Refugees

After the Attack: Building a Lasting Movement Against Racism

After the Attack: Building a Lasting Movement Against Racism

The morning of March 15 was incredible. Thousands of young people were on strike from school, marching in the streets of Aotearoa, demanding action on climate change; demanding a better future. For many of them, it was their first ever experience of politics, and their first ever feeling of people power.

Then the news started coming in. 51 people murdered in Christchurch. Two mosques attacked. I’ve never before felt such a dizzying change in emotions: from extreme optimism, to shock, horror, rage. A lot of people believed that “this could never happen here”. But it has.

Over the last year, the anti-racist left have been increasingly alarmed about the rise of a small but militant far-right in this country. We’ve been holding counter-protests against rallies which have been opposing a non-binding UN treaty on migration and supporting British Nazi Tommy Robinson. Even so, Friday 15 was beyond our worst fears. “Here’s your UN Migration Pact!” was written on the killer’s gun.

People are also responding to the attacks by saying that we shouldn’t give the killer’s ideas any attention. But this is not just an isolated incident. It’s a politically motivated hate crime. We must name the ideology behind the terror. Fascism.

Anti-racist organisers were worried that racist violence could happen here, precisely because we know that fascism is the most dangerous ideology in the world; because the conditions which cause fascism to rise are here today. We know from the history of Europe that the only way to stop fascism is to name it, and to organise people to fight against it. Ignoring fascism only ever lets it spread.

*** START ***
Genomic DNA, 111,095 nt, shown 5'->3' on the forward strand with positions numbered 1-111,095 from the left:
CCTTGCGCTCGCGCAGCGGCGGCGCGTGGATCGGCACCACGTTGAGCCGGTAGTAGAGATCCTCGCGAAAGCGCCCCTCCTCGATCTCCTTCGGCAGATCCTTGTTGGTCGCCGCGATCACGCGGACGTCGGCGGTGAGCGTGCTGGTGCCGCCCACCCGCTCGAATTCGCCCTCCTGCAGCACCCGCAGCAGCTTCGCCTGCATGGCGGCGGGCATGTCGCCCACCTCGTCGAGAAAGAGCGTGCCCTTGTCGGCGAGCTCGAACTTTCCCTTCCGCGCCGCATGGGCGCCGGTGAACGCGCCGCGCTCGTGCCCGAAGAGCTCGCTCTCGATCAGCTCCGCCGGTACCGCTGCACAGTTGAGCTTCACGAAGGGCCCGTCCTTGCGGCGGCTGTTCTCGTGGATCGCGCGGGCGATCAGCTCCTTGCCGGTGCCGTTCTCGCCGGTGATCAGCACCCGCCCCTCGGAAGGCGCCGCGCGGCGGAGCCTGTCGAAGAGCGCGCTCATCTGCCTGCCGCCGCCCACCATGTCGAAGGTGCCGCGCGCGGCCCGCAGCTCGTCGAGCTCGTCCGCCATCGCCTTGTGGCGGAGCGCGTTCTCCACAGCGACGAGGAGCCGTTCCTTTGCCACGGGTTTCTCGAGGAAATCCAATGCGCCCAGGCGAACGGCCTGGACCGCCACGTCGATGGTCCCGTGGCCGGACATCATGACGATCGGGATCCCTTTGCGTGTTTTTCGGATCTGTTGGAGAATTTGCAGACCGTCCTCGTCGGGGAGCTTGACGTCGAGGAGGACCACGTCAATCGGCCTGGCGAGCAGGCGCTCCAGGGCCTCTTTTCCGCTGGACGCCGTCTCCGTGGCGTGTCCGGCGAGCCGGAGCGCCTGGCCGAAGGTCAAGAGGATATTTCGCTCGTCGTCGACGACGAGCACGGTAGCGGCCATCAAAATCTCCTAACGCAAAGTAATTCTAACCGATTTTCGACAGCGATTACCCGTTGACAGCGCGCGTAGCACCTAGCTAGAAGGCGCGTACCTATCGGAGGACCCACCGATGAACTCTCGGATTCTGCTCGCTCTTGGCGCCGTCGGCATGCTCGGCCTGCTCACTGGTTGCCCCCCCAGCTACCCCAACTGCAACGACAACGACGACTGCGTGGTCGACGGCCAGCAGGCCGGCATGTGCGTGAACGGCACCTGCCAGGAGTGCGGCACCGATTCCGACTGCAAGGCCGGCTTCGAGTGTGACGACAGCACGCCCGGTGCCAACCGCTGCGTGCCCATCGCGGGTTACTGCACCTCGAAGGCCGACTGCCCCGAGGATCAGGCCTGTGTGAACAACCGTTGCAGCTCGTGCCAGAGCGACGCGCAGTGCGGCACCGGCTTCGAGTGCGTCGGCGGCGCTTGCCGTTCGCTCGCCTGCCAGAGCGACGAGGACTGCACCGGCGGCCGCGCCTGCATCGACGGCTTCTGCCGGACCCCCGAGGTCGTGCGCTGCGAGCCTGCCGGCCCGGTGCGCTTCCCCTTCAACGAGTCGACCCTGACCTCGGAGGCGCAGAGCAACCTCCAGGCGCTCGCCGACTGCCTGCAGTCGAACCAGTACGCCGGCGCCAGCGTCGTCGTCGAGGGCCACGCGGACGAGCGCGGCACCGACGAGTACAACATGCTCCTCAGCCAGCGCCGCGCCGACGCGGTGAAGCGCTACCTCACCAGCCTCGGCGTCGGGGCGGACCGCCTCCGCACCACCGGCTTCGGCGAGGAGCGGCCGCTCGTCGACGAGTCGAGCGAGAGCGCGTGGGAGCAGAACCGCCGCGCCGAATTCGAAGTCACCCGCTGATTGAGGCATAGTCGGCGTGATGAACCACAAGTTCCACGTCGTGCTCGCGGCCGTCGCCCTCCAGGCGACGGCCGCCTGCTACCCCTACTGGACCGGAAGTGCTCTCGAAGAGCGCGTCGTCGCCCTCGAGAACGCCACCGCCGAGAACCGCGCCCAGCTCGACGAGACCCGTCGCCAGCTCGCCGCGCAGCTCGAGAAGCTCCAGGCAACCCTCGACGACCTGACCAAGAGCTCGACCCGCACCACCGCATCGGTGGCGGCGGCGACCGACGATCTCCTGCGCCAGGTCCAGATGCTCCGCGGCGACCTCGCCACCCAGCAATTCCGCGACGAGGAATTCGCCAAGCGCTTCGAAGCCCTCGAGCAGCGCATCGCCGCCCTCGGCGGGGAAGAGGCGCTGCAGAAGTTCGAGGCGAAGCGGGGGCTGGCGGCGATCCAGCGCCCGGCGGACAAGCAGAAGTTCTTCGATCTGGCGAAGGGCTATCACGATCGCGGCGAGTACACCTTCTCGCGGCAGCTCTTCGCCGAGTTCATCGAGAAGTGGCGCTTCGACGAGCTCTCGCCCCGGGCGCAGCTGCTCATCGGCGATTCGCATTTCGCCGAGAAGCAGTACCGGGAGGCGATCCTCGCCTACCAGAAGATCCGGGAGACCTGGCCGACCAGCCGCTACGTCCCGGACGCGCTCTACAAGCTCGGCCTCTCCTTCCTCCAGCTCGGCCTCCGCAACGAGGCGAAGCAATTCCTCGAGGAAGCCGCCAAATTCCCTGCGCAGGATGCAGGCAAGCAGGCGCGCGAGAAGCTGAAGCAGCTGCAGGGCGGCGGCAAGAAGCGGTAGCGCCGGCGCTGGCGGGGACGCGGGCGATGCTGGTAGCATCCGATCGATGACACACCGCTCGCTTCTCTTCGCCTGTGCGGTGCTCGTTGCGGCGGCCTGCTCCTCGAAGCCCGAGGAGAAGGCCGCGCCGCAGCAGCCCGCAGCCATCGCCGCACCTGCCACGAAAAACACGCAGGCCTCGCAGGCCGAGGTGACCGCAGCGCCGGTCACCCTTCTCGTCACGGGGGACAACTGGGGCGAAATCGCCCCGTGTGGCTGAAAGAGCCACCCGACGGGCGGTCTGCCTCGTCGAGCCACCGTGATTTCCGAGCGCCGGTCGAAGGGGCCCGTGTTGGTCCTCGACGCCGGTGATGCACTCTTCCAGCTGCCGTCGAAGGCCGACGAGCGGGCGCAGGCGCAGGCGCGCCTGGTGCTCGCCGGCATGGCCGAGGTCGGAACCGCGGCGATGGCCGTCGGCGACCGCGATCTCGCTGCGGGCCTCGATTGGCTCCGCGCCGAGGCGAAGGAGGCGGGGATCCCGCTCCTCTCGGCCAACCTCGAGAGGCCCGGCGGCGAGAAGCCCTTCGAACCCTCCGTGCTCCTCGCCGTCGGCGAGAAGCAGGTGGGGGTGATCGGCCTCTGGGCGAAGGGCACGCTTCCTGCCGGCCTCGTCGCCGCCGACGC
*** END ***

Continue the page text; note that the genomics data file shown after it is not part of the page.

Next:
Fascism is weaponised despair, which emerges in times of capitalist crisis. Italian socialist Antonio Gramsci, who spent the last years of his life in a fascist jail, described its roots in his Prison Notebooks, saying:

“The crisis consists precisely in the fact that the old is dying and the new cannot be born; in this interregnum, a great variety of morbid symptoms appear.”

The fascist movement comes from people who witness society falling apart, see no hope for the future, and rather than blaming the top 1% who control society, they find scapegoats: migrants, ethnic and religious minorities, LGBT people, trade unionists, socialists, and in particular, Jews and Muslims. Fascism seeks to abolish democracy; to destroy all unions and left-wing parties; and to establish an ethnically, culturally and religiously “pure” corporate dictatorship.

The only way in which they are correct is this: society is in a profound state of crisis. Wages in Aotearoa have been stagnant since the 90s. We have the worst housing crisis in the OECD, with 40,000 people homeless. 700,000 people live in poverty, including 220,000 children. Mental health problems are rampant. Meanwhile, the richest million Kiwis own nearly 3x the wealth of the other 4 million of us combined.

Of course, Muslims, migrants, LGBT and the left are not to blame. The real culprits are the wealthy and powerful — the bosses and landlords who have rigged the economy in their own interests, and the politicians who have helped them. Political fault lies with both Labour and National, who took turns rigging the system in the 1980s and 1990s, and who have over several decades failed completely to fix the system.

A hero of mine used to say: